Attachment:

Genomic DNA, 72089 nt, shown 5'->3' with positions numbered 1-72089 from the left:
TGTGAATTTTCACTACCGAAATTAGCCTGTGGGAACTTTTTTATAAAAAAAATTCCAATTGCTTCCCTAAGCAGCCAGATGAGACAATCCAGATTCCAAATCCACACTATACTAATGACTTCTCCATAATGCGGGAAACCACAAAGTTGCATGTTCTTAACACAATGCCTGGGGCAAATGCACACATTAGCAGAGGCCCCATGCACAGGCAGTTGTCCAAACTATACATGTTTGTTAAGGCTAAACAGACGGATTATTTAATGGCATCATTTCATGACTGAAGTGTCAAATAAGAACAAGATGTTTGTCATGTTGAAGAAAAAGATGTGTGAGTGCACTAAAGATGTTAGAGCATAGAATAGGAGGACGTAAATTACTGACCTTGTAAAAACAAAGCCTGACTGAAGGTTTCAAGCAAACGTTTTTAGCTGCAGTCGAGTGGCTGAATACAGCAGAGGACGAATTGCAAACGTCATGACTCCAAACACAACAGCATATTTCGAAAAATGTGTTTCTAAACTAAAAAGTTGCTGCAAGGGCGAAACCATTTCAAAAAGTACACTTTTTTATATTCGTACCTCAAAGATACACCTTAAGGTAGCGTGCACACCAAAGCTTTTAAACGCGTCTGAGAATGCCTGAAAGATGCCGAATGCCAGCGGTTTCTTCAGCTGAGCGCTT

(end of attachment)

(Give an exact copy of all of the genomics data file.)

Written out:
Genomic DNA, 72089 nt, shown 5'->3' with positions numbered 1-72089 from the left:
TGTGAATTTTCACTACCGAAATTAGCCTGTGGGAACTTTTTTATAAAAAAAATTCCAATTGCTTCCCTAAGCAGCCAGATGAGACAATCCAGATTCCAAATCCACACTATACTAATGACTTCTCCATAATGCGGGAAACCACAAAGTTGCATGTTCTTAACACAATGCCTGGGGCAAATGCACACATTAGCAGAGGCCCCATGCACAGGCAGTTGTCCAAACTATACATGTTTGTTAAGGCTAAACAGACGGATTATTTAATGGCATCATTTCATGACTGAAGTGTCAAATAAGAACAAGATGTTTGTCATGTTGAAGAAAAAGATGTGTGAGTGCACTAAAGATGTTAGAGCATAGAATAGGAGGACGTAAATTACTGACCTTGTAAAAACAAAGCCTGACTGAAGGTTTCAAGCAAACGTTTTTAGCTGCAGTCGAGTGGCTGAATACAGCAGAGGACGAATTGCAAACGTCATGACTCCAAACACAACAGCATATTTCGAAAAATGTGTTTCTAAACTAAAAAGTTGCTGCAAGGGCGAAACCATTTCAAAAAGTACACTTTTTTATATTCGTACCTCAAAGATACACCTTAAGGTAGCGTGCACACCAAAGCTTTTAAACGCGTCTGAGAATGCCTGAAAGATGCCGAATGCCAGCGGTTTCTTCAGCTGAGCGCTT